Why Nigeria remains country of concern in obnoxious wildlife trade
Damning allegations of Nigerian government officials actively engaging in or profiting from illicit trade in endangered species have continued to soil the national wildlife image abroad, Chinedum Uwaegbulam reports
United States Department of State has continued to rate Nigeria as a ‘Country of Particular Concern’ in illegal wildlife after data recognised that widespread high-level corruption is fuelling illegal wildlife trade in the country.
Nigeria was added to the list in 2020, along with Cambodia and Cameroon. There were no changes to this list in 2021. The list has remained the same since then. This designation does not indicate that all parts of the government are or have been involved in wildlife trafficking, but that there are serious concerns that either high-level or systemic government involvement has occurred.
The review was completed by the Task Force on Wildlife Trafficking, which brings together 17 federal departments and agencies to implement the U.S. National Strategy for Combating Wildlife Trafficking to improve responses and resilience to wildlife trafficking in a number of key countries, including Nigeria.
The U.S. in consultation with the Departments of the Interior and Commerce, and with the international development agency, identified Countries of Concern among 28 Focus Countries as directed by Section 201(b) of the Act, reviewed publicly available information, as well as classified material, which indicated that Nigerian government actively engaged in or knowingly profited from the trafficking of endangered or threatened species.
This review is yet further evidence that Nigeria, whose crime index and criminal market scores for wildlife crime were rated as the highest in Africa, must urgently strengthen its response to the wildlife criminals, who continue to exploit weak law enforcement to devastate the region’s wildlife populations for the illegal trade.
Currently, Nigeria plays a key role in the illegal wildlife trade, as it represents the largest export point for ivory and pangolin scales destined for consumer markets in Asia. For instance, Environmental Investigation Agency (EIA) research and analysis of seizure data indicates that Nigeria has been implicated in the trafficking of at least 49,983kg ivory and 161,403kg pangolin scales, the equivalent of more than 7,400 elephants and hundreds of thousands of pangolins.
There is a high pressure on Nigerian wildlife, where pangolins, forest elephants and other endangered species, are traded both domestically and internationally. Animals are hunted for their bushmeat and body parts, such as pangolin scales and elephant ivory tusks. The country’s deforestation has also led to further decrease in endangered animals.
According to a report of the Convention on International Trade in Endangered Species (CITES), Elephant Trade Information System to COP17, Nigeria is the second most prominent ivory exporting country of West Africa, functioning as a major ivory hub that draws in ivory from Central Africa and, increasingly, as far away as East Africa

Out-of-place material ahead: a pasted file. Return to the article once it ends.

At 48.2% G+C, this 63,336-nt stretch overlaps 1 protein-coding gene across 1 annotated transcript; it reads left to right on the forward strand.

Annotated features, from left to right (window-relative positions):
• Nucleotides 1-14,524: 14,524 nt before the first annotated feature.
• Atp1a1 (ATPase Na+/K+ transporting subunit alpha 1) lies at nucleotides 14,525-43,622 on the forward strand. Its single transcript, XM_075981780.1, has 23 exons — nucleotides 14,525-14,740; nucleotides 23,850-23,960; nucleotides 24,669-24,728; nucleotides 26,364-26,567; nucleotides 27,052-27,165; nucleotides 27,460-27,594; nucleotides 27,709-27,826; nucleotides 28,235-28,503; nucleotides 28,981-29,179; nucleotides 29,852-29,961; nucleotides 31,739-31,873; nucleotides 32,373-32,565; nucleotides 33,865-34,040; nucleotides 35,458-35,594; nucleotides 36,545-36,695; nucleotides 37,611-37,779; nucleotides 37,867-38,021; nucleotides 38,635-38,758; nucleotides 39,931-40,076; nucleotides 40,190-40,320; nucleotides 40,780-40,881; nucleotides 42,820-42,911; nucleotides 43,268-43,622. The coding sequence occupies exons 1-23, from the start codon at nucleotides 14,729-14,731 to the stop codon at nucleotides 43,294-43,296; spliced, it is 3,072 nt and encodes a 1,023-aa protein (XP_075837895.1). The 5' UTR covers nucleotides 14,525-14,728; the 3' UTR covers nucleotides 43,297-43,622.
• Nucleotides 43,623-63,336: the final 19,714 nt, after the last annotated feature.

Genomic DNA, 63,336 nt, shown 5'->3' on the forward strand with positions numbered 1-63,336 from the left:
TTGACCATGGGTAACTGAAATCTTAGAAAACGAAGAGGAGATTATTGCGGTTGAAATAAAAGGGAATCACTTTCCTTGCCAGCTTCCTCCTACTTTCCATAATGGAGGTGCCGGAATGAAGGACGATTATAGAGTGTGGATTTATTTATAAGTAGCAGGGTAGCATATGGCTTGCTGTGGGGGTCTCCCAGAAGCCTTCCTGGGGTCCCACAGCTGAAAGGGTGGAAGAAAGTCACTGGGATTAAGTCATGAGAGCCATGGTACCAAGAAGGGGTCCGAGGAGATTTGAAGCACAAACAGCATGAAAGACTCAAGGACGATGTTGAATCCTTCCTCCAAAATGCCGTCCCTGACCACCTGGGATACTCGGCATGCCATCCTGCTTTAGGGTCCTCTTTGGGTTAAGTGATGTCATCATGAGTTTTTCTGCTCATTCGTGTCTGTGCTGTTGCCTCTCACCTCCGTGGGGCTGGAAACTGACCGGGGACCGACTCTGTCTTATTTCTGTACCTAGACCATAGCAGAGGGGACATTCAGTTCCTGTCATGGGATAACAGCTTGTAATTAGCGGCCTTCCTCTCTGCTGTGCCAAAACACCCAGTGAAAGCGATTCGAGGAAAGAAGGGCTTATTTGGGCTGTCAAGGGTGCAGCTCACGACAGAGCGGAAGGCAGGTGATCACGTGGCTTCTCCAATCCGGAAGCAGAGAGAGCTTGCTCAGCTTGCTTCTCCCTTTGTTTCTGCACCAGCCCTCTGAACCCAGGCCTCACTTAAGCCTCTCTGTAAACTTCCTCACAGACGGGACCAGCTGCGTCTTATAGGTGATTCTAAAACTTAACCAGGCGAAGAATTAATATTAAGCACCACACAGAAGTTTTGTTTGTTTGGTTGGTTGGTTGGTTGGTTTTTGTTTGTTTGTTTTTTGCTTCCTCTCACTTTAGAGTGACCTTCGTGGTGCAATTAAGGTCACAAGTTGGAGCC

Although, less prominent, rhino horn is also trafficked through Nigeria and the country is linked to at least 114kg rhino horn seized elsewhere. Wildlife trafficking in Nigeria is linked to other forms of serious criminal activities such as the illegal trade of drugs, precious stones, fraud and corruption.
United Nations Office on Drugs and Crime’s (UNODC) World Wildlife Crime Report (WWCR) 2020, found that in 2019 alone, at least 51 tonnes of pangolin scales seized globally originated from Nigerian ports, compared to only two tonnes in 2015. More than half of all seizures of pangolin scales worldwide could be traced back to Nigeria in 2019.
Data further suggests an increasing role of Nigeria in the illicit ivory trade. Despite a global decline in trafficking in ivory since 2011, Nigeria has been identified in a growing number of incidents as part of the illegal trade chain.
The January 2021 seizure of 20 feet container at the Apapa Ports by the Nigeria Customs Service, containing the remains of various endangered species, further buttresses these findings in the WWCR 2020. The container included 2,772 pieces of elephant tusks of different shapes weighing about 4,752kg; 162 sacks of pangolin scales weighing 5,329kg; 5kg of rhino horns, dried and fresh animal bones; 103 kg of skulls suspected to be of lions and other wild cat; and 76 pieces of timber (semi processed and processed).
Customs officers in Nigeria have seized a staggering 9.5-tonne shipment of poached pangolin scales. The haul – found in an abandoned warehouse in Lagos in 147 sacks – very roughly equates to 9,500 dead pangolins, the world’s only scaled mammal.
In recent decades, pangolins have swiftly become the world’s most trafficked mammal. Pangolins are poached and illegally traded in Africa and Asia to supply commercial markets both locally and internationally with scales and meat.
Scales are used in traditional medicines and for jewelry, particularly in East Asia; the meat is consumed across Africa and Asia as both a subsistence and delicacy food.
For that reason, Nigeria has been flagged as a Category-A Party, the highest category of concern, under the CITES National Ivory Action Plans (NIAP) framework for its role in ivory trafficking.